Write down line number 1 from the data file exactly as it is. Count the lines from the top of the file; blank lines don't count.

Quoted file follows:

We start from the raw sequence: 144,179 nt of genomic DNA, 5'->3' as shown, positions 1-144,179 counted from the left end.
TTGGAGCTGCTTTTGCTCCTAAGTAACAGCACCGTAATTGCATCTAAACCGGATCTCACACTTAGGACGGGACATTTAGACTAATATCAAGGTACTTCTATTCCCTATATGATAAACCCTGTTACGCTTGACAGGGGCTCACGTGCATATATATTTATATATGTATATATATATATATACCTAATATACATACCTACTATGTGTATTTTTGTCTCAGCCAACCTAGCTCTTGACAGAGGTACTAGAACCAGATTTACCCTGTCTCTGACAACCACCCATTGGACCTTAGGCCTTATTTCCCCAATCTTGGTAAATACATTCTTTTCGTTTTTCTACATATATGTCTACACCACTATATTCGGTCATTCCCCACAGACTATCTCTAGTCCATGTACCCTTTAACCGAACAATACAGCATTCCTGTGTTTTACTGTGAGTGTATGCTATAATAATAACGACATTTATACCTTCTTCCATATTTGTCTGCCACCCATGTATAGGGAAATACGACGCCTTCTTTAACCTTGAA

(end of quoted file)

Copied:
We start from the raw sequence: 144,179 nt of genomic DNA, 5'->3' as shown, positions 1-144,179 counted from the left end.